No original manuscript exists for J.S. Bach’s Concerto for Oboe and Violin in C minor. The lost score was reconstructed from Bach’s Concerto for Two Harpsichords, BWV 1060. According to musicologists, that work was almost certainly an arrangement of an earlier concerto in the same key for oboe and violin, dating from Bach’s years in Köthen (1717–1723).
Heard in its likely original form, the Concerto unleashes a vibrant musical conversation. The violin and oboe, each with its distinct persona, engage as equals. The first movement (Allegro) is filled with exuberant, weaving scale lines. As if to answer the violin’s virtuosic lines, the oboe has its say with repeated humorous echoing statements. The second movement (Adagio) is a tender and longing duet. The final movement (Allegro) erupts as a jubilant bourrée.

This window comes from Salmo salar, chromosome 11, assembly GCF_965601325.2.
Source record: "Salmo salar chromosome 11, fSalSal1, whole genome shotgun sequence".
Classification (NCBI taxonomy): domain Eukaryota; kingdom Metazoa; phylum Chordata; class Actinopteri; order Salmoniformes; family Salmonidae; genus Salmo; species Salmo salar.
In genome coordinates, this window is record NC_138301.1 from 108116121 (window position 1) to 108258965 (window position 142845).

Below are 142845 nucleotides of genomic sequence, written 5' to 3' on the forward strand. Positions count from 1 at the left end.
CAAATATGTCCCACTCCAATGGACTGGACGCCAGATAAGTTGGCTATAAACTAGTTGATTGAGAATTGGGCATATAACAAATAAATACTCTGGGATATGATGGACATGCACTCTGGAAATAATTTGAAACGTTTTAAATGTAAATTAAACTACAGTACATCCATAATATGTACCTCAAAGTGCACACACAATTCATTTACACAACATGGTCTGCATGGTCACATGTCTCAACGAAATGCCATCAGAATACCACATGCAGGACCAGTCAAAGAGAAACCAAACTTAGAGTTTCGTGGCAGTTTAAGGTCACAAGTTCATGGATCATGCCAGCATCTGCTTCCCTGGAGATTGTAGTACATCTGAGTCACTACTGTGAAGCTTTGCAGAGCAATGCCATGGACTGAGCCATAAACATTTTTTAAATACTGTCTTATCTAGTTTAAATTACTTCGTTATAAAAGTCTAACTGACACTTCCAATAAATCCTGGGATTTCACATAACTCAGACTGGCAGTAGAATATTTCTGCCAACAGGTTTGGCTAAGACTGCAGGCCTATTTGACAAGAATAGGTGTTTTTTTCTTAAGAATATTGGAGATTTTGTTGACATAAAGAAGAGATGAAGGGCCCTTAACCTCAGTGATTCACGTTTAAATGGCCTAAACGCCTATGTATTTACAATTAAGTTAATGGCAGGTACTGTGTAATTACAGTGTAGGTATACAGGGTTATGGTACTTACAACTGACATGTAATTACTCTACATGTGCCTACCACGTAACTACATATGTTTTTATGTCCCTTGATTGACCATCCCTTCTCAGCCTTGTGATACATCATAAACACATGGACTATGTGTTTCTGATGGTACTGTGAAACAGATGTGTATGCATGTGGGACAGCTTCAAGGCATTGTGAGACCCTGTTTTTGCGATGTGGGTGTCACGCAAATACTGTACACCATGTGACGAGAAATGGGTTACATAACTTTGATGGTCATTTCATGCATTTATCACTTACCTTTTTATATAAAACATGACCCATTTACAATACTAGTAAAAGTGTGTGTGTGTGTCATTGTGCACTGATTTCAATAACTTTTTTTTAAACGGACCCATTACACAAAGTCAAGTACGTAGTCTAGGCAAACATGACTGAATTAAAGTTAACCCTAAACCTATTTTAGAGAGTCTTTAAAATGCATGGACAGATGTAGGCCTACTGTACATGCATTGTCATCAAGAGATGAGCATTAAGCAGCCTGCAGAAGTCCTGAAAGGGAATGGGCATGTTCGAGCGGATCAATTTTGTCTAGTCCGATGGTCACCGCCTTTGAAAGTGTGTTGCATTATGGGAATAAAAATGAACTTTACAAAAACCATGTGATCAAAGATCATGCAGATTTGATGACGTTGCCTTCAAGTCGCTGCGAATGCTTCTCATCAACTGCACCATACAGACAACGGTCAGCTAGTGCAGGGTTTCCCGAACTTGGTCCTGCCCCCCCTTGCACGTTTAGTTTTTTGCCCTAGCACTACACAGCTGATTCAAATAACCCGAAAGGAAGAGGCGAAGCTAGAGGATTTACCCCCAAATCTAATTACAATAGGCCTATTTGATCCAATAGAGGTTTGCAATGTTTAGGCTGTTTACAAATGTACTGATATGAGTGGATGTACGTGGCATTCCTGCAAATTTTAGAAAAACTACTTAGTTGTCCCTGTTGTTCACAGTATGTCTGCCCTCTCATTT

This performance features oboist Emma Black and violinist Shunske Sato with the Netherlands Bach Society:
This concert performance from December, 2019 was published recently as part of the Netherlands Bach Society’s ongoing All of Bach initiative. The project will conclude with a complete catalogue of J.S. Bach’s works in time for the Netherlands Bach Society’s centenary in 2022.
Featured Image: the vaulted ceiling of St Nicholas Church in Leipzig (photo by hpgruesen)